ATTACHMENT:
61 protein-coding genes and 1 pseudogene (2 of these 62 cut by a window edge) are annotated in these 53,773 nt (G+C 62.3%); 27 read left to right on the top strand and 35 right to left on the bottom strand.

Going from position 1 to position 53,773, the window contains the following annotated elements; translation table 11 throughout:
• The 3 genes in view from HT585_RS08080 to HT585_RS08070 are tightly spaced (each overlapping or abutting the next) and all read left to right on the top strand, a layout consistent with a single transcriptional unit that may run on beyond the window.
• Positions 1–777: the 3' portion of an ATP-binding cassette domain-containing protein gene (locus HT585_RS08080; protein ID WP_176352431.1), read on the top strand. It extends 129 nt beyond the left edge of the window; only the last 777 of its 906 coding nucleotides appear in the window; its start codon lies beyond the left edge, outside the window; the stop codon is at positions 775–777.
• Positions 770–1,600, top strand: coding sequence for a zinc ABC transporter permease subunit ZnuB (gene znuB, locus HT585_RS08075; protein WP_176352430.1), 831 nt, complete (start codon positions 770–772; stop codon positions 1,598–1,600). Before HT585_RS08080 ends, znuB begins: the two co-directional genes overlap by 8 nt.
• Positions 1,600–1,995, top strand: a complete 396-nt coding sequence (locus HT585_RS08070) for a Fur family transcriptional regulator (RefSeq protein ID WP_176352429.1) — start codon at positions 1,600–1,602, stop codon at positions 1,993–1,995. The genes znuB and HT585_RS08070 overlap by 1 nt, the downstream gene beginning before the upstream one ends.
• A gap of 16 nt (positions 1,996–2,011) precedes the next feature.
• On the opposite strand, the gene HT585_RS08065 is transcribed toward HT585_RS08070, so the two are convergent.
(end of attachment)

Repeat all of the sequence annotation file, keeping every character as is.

61 protein-coding genes and 1 pseudogene (2 of these 62 cut by a window edge) are annotated in these 53,773 nt (G+C 62.3%); 27 read left to right on the top strand and 35 right to left on the bottom strand.

Going from position 1 to position 53,773, the window contains the following annotated elements; translation table 11 throughout:
• The 3 genes in view from HT585_RS08080 to HT585_RS08070 are tightly spaced (each overlapping or abutting the next) and all read left to right on the top strand, a layout consistent with a single transcriptional unit that may run on beyond the window.
• Positions 1–777: the 3' portion of an ATP-binding cassette domain-containing protein gene (locus HT585_RS08080; protein ID WP_176352431.1), read on the top strand. It extends 129 nt beyond the left edge of the window; only the last 777 of its 906 coding nucleotides appear in the window; its start codon lies beyond the left edge, outside the window; the stop codon is at positions 775–777.
• Positions 770–1,600, top strand: coding sequence for a zinc ABC transporter permease subunit ZnuB (gene znuB, locus HT585_RS08075; protein WP_176352430.1), 831 nt, complete (start codon positions 770–772; stop codon positions 1,598–1,600). Before HT585_RS08080 ends, znuB begins: the two co-directional genes overlap by 8 nt.
• Positions 1,600–1,995, top strand: a complete 396-nt coding sequence (locus HT585_RS08070) for a Fur family transcriptional regulator (RefSeq protein ID WP_176352429.1) — start codon at positions 1,600–1,602, stop codon at positions 1,993–1,995. The genes znuB and HT585_RS08070 overlap by 1 nt, the downstream gene beginning before the upstream one ends.
• A gap of 16 nt (positions 1,996–2,011) precedes the next feature.
• On the opposite strand, the gene HT585_RS08065 is transcribed toward HT585_RS08070, so the two are convergent.